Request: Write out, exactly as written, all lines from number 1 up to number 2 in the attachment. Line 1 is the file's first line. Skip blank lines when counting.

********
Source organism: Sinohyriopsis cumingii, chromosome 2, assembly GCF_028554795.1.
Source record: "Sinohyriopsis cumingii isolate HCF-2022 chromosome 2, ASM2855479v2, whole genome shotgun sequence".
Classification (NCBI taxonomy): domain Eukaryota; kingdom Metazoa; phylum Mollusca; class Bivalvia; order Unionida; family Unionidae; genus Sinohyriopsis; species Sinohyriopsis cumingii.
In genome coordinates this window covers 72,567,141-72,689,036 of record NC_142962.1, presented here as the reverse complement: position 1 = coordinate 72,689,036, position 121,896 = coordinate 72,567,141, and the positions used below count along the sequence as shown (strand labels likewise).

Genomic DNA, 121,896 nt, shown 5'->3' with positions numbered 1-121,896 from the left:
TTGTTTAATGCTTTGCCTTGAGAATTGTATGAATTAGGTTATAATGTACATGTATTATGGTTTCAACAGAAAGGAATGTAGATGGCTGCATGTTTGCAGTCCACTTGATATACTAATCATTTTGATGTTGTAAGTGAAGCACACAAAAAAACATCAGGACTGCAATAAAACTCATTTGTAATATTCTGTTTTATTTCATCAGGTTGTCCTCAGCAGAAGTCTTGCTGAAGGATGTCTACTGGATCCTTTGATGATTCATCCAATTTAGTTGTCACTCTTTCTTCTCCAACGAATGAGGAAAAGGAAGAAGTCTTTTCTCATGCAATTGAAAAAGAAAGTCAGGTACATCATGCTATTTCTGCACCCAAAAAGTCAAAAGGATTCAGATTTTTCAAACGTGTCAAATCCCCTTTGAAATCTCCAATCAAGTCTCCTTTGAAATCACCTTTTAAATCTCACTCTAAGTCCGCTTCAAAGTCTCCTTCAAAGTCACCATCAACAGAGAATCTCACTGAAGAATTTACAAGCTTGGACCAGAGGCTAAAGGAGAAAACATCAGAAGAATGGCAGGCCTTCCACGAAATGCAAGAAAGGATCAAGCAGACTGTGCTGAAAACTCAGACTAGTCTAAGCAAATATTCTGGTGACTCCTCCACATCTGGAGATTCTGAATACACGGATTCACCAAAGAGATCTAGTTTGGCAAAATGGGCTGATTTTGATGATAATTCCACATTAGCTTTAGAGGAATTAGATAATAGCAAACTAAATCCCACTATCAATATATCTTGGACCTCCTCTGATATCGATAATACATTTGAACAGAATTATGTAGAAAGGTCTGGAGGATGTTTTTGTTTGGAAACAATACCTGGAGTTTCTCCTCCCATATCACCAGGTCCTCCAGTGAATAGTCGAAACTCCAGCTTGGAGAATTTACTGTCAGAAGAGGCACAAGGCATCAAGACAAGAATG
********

Source organism: Sinohyriopsis cumingii, chromosome 2, assembly GCF_028554795.1.
Source record: "Sinohyriopsis cumingii isolate HCF-2022 chromosome 2, ASM2855479v2, whole genome shotgun sequence".